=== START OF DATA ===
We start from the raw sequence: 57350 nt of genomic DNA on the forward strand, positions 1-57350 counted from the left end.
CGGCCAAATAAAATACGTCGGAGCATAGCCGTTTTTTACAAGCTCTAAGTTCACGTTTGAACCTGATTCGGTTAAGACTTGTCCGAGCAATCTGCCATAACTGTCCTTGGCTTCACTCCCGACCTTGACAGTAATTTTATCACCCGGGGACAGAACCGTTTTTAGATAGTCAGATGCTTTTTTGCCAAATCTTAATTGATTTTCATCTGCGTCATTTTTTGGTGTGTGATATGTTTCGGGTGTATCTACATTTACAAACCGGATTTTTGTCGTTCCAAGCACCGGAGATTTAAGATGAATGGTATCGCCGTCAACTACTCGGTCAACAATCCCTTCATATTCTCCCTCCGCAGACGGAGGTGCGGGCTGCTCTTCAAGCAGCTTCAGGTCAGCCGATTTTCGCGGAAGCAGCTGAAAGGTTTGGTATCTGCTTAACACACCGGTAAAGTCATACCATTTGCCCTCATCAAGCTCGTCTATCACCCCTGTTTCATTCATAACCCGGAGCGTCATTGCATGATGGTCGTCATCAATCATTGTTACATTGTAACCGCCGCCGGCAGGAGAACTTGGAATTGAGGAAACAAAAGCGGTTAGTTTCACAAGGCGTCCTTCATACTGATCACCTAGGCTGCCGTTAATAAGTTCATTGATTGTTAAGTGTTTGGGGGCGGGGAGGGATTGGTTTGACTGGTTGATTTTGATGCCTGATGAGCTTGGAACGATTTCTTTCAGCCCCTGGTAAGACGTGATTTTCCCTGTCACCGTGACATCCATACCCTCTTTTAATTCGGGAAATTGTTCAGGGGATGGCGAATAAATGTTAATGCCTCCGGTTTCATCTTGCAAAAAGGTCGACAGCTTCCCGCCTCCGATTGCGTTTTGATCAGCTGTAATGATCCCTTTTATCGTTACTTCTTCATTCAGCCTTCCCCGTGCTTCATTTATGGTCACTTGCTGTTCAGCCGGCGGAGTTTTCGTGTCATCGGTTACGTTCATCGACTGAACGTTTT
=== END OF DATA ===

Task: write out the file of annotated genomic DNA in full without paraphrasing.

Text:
We start from the raw sequence: 57350 nt of genomic DNA on the forward strand, positions 1-57350 counted from the left end.
CGGCCAAATAAAATACGTCGGAGCATAGCCGTTTTTTACAAGCTCTAAGTTCACGTTTGAACCTGATTCGGTTAAGACTTGTCCGAGCAATCTGCCATAACTGTCCTTGGCTTCACTCCCGACCTTGACAGTAATTTTATCACCCGGGGACAGAACCGTTTTTAGATAGTCAGATGCTTTTTTGCCAAATCTTAATTGATTTTCATCTGCGTCATTTTTTGGTGTGTGATATGTTTCGGGTGTATCTACATTTACAAACCGGATTTTTGTCGTTCCAAGCACCGGAGATTTAAGATGAATGGTATCGCCGTCAACTACTCGGTCAACAATCCCTTCATATTCTCCCTCCGCAGACGGAGGTGCGGGCTGCTCTTCAAGCAGCTTCAGGTCAGCCGATTTTCGCGGAAGCAGCTGAAAGGTTTGGTATCTGCTTAACACACCGGTAAAGTCATACCATTTGCCCTCATCAAGCTCGTCTATCACCCCTGTTTCATTCATAACCCGGAGCGTCATTGCATGATGGTCGTCATCAATCATTGTTACATTGTAACCGCCGCCGGCAGGAGAACTTGGAATTGAGGAAACAAAAGCGGTTAGTTTCACAAGGCGTCCTTCATACTGATCACCTAGGCTGCCGTTAATAAGTTCATTGATTGTTAAGTGTTTGGGGGCGGGGAGGGATTGGTTTGACTGGTTGATTTTGATGCCTGATGAGCTTGGAACGATTTCTTTCAGCCCCTGGTAAGACGTGATTTTCCCTGTCACCGTGACATCCATACCCTCTTTTAATTCGGGAAATTGTTCAGGGGATGGCGAATAAATGTTAATGCCTCCGGTTTCATCTTGCAAAAAGGTCGACAGCTTCCCGCCTCCGATTGCGTTTTGATCAGCTGTAATGATCCCTTTTATCGTTACTTCTTCATTCAGCCTTCCCCGTGCTTCATTTATGGTCACTTGCTGTTCAGCCGGCGGAGTTTTCGTGTCATCGGTTACGTTCATCGACTGAACGTTTT